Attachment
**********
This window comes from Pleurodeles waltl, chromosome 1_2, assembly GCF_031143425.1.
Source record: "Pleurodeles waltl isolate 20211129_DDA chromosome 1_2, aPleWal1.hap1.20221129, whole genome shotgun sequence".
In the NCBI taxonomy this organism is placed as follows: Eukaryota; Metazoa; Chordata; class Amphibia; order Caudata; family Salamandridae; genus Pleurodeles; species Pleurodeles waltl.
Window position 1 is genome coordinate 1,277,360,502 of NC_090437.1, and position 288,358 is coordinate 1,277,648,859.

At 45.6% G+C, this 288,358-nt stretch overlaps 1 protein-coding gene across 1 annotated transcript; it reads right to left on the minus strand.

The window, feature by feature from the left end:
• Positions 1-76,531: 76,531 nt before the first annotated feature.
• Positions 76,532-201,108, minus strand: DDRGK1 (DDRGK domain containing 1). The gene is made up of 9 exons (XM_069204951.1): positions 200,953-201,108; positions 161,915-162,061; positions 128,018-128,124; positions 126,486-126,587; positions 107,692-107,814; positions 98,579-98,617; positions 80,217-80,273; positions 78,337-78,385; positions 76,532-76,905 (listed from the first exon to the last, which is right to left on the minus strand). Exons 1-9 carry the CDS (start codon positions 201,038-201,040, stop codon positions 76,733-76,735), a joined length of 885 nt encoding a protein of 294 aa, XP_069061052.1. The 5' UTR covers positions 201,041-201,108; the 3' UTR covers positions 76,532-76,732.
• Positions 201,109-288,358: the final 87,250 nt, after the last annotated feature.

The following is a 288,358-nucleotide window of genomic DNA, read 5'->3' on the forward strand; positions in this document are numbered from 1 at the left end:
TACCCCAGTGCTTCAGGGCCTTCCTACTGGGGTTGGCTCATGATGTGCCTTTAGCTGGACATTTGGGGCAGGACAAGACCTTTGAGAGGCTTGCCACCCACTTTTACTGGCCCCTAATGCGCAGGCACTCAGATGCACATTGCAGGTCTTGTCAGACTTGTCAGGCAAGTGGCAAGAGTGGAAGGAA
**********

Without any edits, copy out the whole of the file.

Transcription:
This window comes from Pleurodeles waltl, chromosome 1_2, assembly GCF_031143425.1.
Source record: "Pleurodeles waltl isolate 20211129_DDA chromosome 1_2, aPleWal1.hap1.20221129, whole genome shotgun sequence".
In the NCBI taxonomy this organism is placed as follows: Eukaryota; Metazoa; Chordata; class Amphibia; order Caudata; family Salamandridae; genus Pleurodeles; species Pleurodeles waltl.
Window position 1 is genome coordinate 1,277,360,502 of NC_090437.1, and position 288,358 is coordinate 1,277,648,859.

At 45.6% G+C, this 288,358-nt stretch overlaps 1 protein-coding gene across 1 annotated transcript; it reads right to left on the minus strand.

The window, feature by feature from the left end:
• Positions 1-76,531: 76,531 nt before the first annotated feature.
• Positions 76,532-201,108, minus strand: DDRGK1 (DDRGK domain containing 1). The gene is made up of 9 exons (XM_069204951.1): positions 200,953-201,108; positions 161,915-162,061; positions 128,018-128,124; positions 126,486-126,587; positions 107,692-107,814; positions 98,579-98,617; positions 80,217-80,273; positions 78,337-78,385; positions 76,532-76,905 (listed from the first exon to the last, which is right to left on the minus strand). Exons 1-9 carry the CDS (start codon positions 201,038-201,040, stop codon positions 76,733-76,735), a joined length of 885 nt encoding a protein of 294 aa, XP_069061052.1. The 5' UTR covers positions 201,041-201,108; the 3' UTR covers positions 76,532-76,732.
• Positions 201,109-288,358: the final 87,250 nt, after the last annotated feature.

The following is a 288,358-nucleotide window of genomic DNA, read 5'->3' on the forward strand; positions in this document are numbered from 1 at the left end:
TACCCCAGTGCTTCAGGGCCTTCCTACTGGGGTTGGCTCATGATGTGCCTTTAGCTGGACATTTGGGGCAGGACAAGACCTTTGAGAGGCTTGCCACCCACTTTTACTGGCCCCTAATGCGCAGGCACTCAGATGCACATTGCAGGTCTTGTCAGACTTGTCAGGCAAGTGGCAAGAGTGGAAGGAA